Highlighting some counter-terrorism trends and developments at the UN, their impact on the global counter-terrorism discourse and India's approach towards them, India's Permanent Representative to the UN Ambassador T S Tirumurti told the International Counter Terrorism Conference 2022 organised by the Global Counter Terrorism Council that the first trend is what is being referred to as emerging threats .

This is essentially a move to categorise terrorism and violent extremism conducive to terrorism, based on the motivations behind such acts.

In the past two years, several member states, driven by their political, religious and other motivations, have been trying to label terrorism into categories such as racially and ethnically motivated violent extremism, violent nationalism, right wing extremism among others. This tendency is dangerous for several reasons, he said.

Tirumurti noted that such a tendency goes against some of the accepted principles agreed to by all UN member states in the recently adopted Global Counter-Terrorism Strategy, which clearly states that terrorism in all its forms and manifestations should be condemned and there cannot be any justification for any act of terrorism, whatsoever.

Second, this will take us back to the pre 9/11 era of labelling terrorists as your terrorists and my terrorists and erase the collective gains we have made over the last two decades.

The Council should be on guard against new terminologies and false priorities that can dilute our focus, he said.

Tirumurti said it is important to understand that in democracies, right-wing and left-wing are part of the polity primarily because they come to power through the ballot, reflecting the majority will of the people and also since democracy by definition contains a broad spectrum of ideologies and beliefs.

We therefore need to be wary of providing a variety of classifications, which may militate against the concept of democracy itself. Fourth, even such labels are being given to so-called threats which are limited to certain national or regional contexts. The extrapolation of such national or regional narratives into a global narrative is misleading and erroneous. Such trends are neither global nor have any agreed global definition, he said.

Tirumurti also stressed that recently, a resurgence of terrorist activities has been witnessed both in their range and diversity as well as geographical space.

Recalling the Security Council resolution on Afghanistan, adopted under India's Presidency in August 2021, he said it is vital that sympathisers of al-Qaida in Taliban stop their support to al-Qaida and Islamic State (ISIS).

Further, developments in Afghanistan are being closely watched in Africa by terrorist and radical groups. We need to ensure that they and other regional affiliates of ISIL and al-Qaeda don't get emboldened and take advantage of armed conflict situations in and around the Sahel region and Lake Chad Basin area, the Indian Ambassador said.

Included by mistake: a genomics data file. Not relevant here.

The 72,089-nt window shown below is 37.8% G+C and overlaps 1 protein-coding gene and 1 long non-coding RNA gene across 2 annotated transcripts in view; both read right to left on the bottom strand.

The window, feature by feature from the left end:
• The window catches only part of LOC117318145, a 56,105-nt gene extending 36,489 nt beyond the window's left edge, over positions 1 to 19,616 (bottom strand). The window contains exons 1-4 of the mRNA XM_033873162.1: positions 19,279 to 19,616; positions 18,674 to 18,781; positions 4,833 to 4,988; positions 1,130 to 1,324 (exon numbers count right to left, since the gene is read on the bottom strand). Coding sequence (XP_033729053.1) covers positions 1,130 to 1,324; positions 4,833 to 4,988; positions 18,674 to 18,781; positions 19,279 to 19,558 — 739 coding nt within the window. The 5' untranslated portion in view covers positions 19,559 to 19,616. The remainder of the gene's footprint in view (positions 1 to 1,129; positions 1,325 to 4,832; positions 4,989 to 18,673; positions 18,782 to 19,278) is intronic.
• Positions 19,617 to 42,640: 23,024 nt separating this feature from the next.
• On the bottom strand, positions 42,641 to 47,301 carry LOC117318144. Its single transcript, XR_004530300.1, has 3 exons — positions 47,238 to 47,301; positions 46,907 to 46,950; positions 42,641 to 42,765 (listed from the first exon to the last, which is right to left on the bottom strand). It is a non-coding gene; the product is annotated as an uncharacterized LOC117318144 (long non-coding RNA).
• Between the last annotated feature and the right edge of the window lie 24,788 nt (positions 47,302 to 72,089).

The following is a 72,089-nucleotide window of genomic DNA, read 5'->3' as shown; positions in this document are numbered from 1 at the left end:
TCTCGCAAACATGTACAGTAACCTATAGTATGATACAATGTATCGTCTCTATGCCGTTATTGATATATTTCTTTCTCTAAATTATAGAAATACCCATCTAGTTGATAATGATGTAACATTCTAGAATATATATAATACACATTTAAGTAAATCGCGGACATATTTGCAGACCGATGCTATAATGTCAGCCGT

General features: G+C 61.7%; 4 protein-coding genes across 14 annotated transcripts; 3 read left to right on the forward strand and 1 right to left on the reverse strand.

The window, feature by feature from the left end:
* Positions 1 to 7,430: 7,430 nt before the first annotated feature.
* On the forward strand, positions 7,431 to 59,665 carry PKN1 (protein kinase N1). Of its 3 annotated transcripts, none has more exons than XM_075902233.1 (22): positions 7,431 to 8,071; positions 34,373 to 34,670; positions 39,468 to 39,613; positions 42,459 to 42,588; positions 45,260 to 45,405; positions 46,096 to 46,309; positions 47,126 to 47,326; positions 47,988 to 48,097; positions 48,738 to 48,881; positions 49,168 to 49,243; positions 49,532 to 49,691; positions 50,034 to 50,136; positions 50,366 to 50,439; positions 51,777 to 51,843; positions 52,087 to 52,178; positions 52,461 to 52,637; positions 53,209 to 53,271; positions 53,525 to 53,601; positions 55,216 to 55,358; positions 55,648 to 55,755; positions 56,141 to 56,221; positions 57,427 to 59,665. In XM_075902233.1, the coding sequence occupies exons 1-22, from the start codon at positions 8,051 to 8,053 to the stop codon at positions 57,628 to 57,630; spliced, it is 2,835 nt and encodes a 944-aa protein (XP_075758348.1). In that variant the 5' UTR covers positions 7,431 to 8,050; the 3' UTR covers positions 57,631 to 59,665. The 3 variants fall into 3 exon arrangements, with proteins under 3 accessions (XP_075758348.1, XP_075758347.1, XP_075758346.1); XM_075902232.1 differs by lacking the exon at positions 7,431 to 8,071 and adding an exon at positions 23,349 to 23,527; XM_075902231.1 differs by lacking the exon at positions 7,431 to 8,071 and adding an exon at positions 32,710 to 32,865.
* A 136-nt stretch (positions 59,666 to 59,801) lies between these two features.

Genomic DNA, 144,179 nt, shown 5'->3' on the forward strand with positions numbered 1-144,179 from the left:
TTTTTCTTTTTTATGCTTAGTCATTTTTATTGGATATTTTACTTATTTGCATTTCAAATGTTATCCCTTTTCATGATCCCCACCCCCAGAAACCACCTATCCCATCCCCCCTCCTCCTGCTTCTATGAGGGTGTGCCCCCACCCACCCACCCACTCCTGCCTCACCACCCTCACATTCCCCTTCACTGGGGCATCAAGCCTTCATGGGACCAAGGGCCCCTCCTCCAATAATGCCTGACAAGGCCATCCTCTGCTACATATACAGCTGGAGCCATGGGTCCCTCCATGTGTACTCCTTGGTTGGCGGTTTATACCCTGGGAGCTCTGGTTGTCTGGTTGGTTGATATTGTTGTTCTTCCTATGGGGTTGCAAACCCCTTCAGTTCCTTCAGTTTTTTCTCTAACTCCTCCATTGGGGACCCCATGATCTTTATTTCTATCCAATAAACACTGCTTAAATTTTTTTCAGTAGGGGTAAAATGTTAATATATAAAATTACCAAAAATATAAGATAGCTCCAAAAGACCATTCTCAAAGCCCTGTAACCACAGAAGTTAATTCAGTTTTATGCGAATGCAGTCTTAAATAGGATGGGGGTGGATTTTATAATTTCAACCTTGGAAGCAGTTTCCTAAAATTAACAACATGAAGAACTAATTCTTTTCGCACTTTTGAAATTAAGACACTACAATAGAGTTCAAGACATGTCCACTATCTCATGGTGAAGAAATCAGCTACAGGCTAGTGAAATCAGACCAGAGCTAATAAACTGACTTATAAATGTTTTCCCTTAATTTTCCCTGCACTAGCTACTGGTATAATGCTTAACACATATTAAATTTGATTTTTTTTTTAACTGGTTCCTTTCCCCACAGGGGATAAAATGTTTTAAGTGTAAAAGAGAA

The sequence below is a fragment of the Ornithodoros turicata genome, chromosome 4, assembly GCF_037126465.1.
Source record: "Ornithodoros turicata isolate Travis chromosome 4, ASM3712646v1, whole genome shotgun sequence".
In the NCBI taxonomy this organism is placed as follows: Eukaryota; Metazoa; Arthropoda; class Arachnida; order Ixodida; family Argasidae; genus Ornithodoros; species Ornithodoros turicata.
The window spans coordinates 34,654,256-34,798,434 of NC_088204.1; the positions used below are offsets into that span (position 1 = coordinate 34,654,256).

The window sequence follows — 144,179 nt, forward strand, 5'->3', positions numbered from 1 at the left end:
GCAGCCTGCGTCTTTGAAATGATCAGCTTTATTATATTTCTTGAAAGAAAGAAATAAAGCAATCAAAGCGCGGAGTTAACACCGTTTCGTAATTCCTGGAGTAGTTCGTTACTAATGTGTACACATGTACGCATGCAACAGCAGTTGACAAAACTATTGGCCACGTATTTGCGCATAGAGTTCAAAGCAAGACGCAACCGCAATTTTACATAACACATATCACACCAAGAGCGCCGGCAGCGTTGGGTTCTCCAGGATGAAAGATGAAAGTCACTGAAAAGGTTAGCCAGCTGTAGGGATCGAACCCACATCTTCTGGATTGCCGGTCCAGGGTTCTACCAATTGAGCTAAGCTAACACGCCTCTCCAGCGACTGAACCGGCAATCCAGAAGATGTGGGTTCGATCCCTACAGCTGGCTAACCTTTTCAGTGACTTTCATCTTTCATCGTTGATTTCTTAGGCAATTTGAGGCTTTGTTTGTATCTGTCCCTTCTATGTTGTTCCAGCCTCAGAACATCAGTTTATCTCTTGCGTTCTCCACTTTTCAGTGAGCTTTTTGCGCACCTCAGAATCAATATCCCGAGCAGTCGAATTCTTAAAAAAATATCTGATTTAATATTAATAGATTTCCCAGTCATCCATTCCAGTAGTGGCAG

He highlighted that another trend which has of late become prominent is highlighting certain religious phobias.

The UN has highlighted some of them over the years, namely, those based on Islamophobia, Christianophobia and antisemitism - the three Abrahamic religions. These three find mention in the Global Counter-Terrorism Strategy. But new phobias, hatred or bias against other major religions of the world need to also be fully recognised.

The emergence of contemporary forms of religiophobia, especially anti-Hindu, anti-Buddhist and anti-Sikh phobias is a matter of serious concern and needs attention of the UN and all member states to address this threat. It is only then can we bring greater balance into our discussion on such topics, Tirumurti said.

He also cautioned that the misuse of information and communication technology such as internet and social media for terrorist propaganda, radicalisation and recruitment of cadre; misuse of new payment methods and crowdfunding platforms for financing of terrorism; and misuse of emerging technologies for terrorist purposes have emerged as the most serious threats of terrorism and will decide the counter-terrorism paradigm going forward.

Further, being a low-cost option and easily available, utilisation of drones and aerial/sub-surface platforms by terrorist groups for purposes such as intelligence collection, weapon/explosives delivery and targeted attacks have become a challenge for security agencies worldwide, Tirumurti said.

In our context, we have witnessed terrorists using UAS (Unmanned aircraft system) to smuggle weapons and drugs across the borders and also launch terrorist attacks.

Given the transnational nature of these treats, this warrants a holistic collaborative approach by member states, private sector, civil society organisations among others, as well as to strengthening support to financial watchdogs such as FATF to ensure that member states bring their counter-financing structures at par with international standards, he added.